Example #1: You are not hired for a job because you are pregnant
The Pregnancy Discrimination Act (PDA) prohibits employers from discriminating against job applicants and current employers because of pregnancy, childbirth, or any other medical conditions related to pregnancy or childbirth. Because of this federal law, employers cannot decide against hiring you because you are pregnant. Unfortunately, this is a very common type of discrimination because so many employers mistakenly assume that pregnant women will not be able to work as hard or commit as much to the job as other non-pregnant employees.
Employers can also not make hiring decisions based on whether someone plans on becoming pregnant in the future. If an employer asks you about your plans to start a family during a job interview, this is a sign that they are illegally discriminating against applicants based on their future plans to become pregnant.
Example #2: You are fired because your employer thinks your job duties could impact your fertility
The United Auto Workers v. Johnson Controls, Inc. case was brought to the Supreme Court in 1991 to determine whether Johnson Controls had a right to exclude fertile women from holding jobs that put them at risk of being exposed to lead. Johnson Controls had this policy in place to protect itself from potential lawsuits if the women who were exposed to lead ended up having babies with birth defects. However, the Supreme Court ruled in favor of the United Auto Workers and found that decisions regarding reproductive health should be left to female employees, not the employer. As a result, employers cannot prevent you from working a job solely because the job could affect your fertility or the health of your fetus if you are pregnant.
Example #3: You are not accommodated in the same way that other temporarily disabled employees are
Pregnant women often suffer from health complications during the course of their pregnancy. Some of these health complications are minor, but others may be severe enough to interfere with the employee’s work. If a woman becomes temporarily unable to do her job because of a condition related to her pregnancy, her employer must treat her the same way that other temporarily disabled employees are treated.
For example, if the employer allows other temporarily disabled employees to take an unpaid leave of absence until they are able to do their jobs again, pregnant women who have health complications must also be given this option. Treating a pregnant woman differently is a form of discrimination that is illegal under federal law.
Example #4: You are fired because you are considering having an abortion
Abortion is a controversial topic, and many people are strongly opposed to it due to religious reasons. However, an employer’s personal beliefs cannot affect how they treat women who have had an abortion or who are considering having an abortion in the future. Discrimination against these individuals is prohibited under the PDA, which is a federal law. If your employer is aware that you have had an abortion in the past or may have one in the future, they cannot fire you based on this decision. In fact, they cannot take your abortion into consideration when making any job-related decision, including those involving promotions, pay raises, and job reassignments.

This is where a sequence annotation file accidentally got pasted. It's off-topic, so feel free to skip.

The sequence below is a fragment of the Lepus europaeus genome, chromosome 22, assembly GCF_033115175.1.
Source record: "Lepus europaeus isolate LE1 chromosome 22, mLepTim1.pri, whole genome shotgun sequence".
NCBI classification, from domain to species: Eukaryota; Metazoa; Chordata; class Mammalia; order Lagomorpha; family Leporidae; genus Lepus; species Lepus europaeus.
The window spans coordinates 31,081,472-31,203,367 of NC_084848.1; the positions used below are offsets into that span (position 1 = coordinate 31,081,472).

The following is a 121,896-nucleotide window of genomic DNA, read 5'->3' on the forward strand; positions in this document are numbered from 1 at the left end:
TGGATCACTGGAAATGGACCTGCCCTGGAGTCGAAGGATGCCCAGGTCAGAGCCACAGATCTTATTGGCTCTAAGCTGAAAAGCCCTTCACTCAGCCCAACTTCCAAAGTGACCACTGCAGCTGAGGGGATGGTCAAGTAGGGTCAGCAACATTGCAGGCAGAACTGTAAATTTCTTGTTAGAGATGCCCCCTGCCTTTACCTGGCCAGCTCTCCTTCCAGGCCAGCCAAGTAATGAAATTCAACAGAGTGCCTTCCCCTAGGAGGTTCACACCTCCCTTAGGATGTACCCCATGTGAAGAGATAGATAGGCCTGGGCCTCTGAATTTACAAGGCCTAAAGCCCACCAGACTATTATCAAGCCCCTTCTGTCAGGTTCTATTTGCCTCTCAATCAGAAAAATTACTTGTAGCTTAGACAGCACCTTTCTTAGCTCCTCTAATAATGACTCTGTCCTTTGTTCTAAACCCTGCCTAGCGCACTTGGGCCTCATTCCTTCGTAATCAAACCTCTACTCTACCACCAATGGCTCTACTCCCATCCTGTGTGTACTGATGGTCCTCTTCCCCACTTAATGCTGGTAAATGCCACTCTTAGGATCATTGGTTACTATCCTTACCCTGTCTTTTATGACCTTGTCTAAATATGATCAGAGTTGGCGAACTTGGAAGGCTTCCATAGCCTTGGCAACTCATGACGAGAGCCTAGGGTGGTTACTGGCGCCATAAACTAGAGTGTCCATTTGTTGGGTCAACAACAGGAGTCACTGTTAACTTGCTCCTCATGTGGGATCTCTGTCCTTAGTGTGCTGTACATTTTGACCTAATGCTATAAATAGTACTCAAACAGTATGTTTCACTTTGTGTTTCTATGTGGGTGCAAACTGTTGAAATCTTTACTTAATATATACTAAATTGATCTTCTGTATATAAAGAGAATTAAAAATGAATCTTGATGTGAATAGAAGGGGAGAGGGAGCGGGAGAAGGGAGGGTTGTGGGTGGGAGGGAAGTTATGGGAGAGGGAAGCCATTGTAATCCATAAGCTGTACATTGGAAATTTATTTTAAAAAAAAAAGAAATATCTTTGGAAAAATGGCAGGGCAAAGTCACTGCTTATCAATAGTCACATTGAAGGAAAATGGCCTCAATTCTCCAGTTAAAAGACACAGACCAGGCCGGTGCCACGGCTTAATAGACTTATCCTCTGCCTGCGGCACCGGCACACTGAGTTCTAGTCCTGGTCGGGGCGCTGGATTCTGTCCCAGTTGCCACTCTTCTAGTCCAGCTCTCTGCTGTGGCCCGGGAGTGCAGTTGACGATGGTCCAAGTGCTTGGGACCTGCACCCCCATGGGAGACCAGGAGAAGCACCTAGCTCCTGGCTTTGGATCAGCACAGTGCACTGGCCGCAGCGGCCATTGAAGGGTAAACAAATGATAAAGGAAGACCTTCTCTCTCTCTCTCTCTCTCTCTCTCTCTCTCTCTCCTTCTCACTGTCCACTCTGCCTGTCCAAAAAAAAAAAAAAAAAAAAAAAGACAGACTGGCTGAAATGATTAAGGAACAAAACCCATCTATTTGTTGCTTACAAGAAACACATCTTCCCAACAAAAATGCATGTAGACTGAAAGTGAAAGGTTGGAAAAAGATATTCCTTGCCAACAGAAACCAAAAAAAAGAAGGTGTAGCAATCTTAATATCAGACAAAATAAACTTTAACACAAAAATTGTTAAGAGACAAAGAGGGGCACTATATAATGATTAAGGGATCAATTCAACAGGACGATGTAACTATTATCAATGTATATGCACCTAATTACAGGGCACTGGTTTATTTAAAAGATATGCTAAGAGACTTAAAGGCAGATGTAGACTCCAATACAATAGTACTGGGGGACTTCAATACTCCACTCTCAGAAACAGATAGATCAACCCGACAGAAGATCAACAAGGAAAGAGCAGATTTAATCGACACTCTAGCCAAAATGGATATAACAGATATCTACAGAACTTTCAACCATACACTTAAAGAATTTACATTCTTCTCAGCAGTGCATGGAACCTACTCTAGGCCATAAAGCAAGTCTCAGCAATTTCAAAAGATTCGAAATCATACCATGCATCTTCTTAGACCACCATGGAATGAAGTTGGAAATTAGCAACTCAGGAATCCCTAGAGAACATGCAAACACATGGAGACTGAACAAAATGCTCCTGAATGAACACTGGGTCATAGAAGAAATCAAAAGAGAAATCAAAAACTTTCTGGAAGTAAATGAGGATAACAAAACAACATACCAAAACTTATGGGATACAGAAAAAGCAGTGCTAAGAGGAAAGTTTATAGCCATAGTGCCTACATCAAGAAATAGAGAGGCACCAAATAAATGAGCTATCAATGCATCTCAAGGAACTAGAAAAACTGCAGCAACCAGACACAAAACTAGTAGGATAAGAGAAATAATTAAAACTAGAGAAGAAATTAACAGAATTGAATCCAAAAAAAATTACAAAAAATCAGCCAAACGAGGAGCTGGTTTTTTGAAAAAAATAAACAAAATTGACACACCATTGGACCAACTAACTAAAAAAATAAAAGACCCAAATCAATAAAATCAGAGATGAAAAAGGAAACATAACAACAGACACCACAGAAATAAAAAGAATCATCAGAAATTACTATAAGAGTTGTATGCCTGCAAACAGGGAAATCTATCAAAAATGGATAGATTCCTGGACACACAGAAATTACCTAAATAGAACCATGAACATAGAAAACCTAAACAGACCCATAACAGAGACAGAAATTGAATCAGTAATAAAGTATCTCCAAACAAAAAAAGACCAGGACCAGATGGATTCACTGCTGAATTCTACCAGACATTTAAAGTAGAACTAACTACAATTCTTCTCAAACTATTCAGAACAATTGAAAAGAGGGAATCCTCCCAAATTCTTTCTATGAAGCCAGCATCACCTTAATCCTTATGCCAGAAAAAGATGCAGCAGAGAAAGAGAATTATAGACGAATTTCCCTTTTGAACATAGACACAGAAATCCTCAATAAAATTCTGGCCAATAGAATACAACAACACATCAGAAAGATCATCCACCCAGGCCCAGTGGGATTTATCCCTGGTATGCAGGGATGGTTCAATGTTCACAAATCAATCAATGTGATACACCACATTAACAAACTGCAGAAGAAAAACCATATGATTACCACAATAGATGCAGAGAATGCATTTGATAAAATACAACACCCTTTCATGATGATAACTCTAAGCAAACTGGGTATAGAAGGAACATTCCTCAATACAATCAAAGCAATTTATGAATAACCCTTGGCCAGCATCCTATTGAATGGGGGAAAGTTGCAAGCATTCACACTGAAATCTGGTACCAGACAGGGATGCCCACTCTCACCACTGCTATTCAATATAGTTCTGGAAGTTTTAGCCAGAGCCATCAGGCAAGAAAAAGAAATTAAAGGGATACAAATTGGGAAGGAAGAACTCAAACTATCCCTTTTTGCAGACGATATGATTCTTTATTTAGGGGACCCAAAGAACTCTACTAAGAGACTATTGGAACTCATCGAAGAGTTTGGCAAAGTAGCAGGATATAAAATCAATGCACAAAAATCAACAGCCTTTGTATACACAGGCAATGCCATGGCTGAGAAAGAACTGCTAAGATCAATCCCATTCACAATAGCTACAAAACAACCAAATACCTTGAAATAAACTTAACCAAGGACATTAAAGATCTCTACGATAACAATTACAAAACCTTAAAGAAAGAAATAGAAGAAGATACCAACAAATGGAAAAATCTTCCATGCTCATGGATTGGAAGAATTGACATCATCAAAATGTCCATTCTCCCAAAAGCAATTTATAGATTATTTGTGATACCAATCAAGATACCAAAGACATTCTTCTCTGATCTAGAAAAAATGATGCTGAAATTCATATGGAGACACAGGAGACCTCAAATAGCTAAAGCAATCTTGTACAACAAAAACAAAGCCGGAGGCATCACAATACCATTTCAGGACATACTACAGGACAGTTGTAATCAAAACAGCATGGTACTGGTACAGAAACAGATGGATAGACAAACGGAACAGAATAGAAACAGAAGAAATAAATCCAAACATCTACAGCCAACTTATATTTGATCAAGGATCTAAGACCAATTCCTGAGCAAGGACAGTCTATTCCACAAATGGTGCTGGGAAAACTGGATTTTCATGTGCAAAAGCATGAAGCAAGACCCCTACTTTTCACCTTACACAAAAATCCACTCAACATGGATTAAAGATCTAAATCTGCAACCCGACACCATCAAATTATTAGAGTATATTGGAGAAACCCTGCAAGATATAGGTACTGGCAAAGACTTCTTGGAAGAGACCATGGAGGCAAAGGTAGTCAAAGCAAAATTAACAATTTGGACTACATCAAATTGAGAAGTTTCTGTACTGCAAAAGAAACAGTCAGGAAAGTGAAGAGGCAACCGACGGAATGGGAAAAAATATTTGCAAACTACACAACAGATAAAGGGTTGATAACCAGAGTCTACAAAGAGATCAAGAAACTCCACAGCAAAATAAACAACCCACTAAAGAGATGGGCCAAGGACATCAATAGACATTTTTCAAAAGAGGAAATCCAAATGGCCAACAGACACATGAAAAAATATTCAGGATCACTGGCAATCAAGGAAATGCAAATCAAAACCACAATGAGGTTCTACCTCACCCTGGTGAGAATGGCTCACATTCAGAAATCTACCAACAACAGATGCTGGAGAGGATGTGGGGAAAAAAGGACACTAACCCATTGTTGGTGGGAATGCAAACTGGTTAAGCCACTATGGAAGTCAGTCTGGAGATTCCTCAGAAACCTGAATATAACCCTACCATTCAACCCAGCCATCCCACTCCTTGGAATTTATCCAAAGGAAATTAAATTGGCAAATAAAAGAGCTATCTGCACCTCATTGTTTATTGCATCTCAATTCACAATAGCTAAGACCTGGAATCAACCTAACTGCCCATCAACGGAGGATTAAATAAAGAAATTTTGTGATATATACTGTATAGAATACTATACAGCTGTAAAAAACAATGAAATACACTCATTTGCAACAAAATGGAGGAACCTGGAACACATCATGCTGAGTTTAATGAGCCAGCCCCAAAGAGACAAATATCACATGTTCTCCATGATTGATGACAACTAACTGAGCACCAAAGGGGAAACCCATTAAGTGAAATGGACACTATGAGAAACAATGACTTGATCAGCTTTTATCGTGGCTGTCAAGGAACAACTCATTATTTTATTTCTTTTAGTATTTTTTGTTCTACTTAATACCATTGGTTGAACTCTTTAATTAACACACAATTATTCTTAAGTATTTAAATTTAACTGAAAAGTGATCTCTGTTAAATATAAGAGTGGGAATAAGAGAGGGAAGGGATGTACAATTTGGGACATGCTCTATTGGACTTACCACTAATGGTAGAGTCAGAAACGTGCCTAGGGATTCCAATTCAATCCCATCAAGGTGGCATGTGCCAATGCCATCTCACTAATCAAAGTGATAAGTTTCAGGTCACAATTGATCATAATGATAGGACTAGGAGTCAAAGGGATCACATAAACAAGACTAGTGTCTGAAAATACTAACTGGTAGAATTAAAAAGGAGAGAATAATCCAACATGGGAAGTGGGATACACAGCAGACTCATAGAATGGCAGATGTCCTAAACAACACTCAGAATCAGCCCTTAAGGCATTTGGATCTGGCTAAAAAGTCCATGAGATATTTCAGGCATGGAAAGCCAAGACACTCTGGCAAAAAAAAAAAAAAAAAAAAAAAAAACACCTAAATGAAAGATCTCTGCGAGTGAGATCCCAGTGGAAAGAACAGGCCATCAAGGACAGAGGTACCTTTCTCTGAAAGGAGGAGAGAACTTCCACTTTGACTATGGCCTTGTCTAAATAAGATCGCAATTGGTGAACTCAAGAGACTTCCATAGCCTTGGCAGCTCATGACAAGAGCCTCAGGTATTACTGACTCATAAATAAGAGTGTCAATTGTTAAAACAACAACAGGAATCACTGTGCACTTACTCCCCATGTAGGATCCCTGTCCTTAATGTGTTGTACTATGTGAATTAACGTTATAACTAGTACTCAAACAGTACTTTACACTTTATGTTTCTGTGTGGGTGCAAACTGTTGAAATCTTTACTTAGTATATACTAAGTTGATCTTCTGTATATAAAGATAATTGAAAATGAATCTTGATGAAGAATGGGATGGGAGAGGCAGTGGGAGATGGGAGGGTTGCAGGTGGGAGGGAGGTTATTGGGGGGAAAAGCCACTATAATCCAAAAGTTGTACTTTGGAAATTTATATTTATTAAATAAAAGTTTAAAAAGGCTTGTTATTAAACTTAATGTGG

Although the PDA does prohibit discrimination against women who have had or may have an abortion, it does not require employers that offer health insurance to pay for coverage of abortion.
Example #5: You cannot be harassed because you are pregnant
Harassing a woman because of her pregnancy, childbirth, or related medical condition is a form of discrimination and is also illegal under federal law. Examples of harassment include making offensive comments about someone, mocking, sharing offensive images, physically assaulting someone, or threatening to assault someone.
However, it’s important to note that these behaviors only become illegal when they occur frequently or when they are so severe that they impact with the victim’s ability to do her job. Therefore, a one-off offensive comment about someone’s pregnancy may not be considered harassment under federal law. Women should still report these one-off comments to their employers, though.
What should you do if you are a victim of pregnancy discrimination?
If you have experienced any type of pregnancy discrimination, the first thing you should do is alert your employer and give them the opportunity to put an end to it before you take legal action. If your employer fails to take action to protect you, contact the EEOC or Department of Fair Employment and Housing (DFEH). You will need to file a complaint with one of these agencies prior to pursuing a lawsuit against your employer for pregnancy discrimination. These agencies will be responsible for investigating your allegations and determining whether your employer did in fact discriminate against you because of pregnancy, childbirth, or a related condition. If a violation is found, you may be able to recover compensation for lost wages, pain and suffering, and more.
Have you been discriminated against or harassed because of your pregnancy? If you have any questions regarding your legal options or how to file a complaint, contact us today. Schedule a free consultation with Shegerian & Associates by calling 1-800-GOT-FIRED or visiting us online.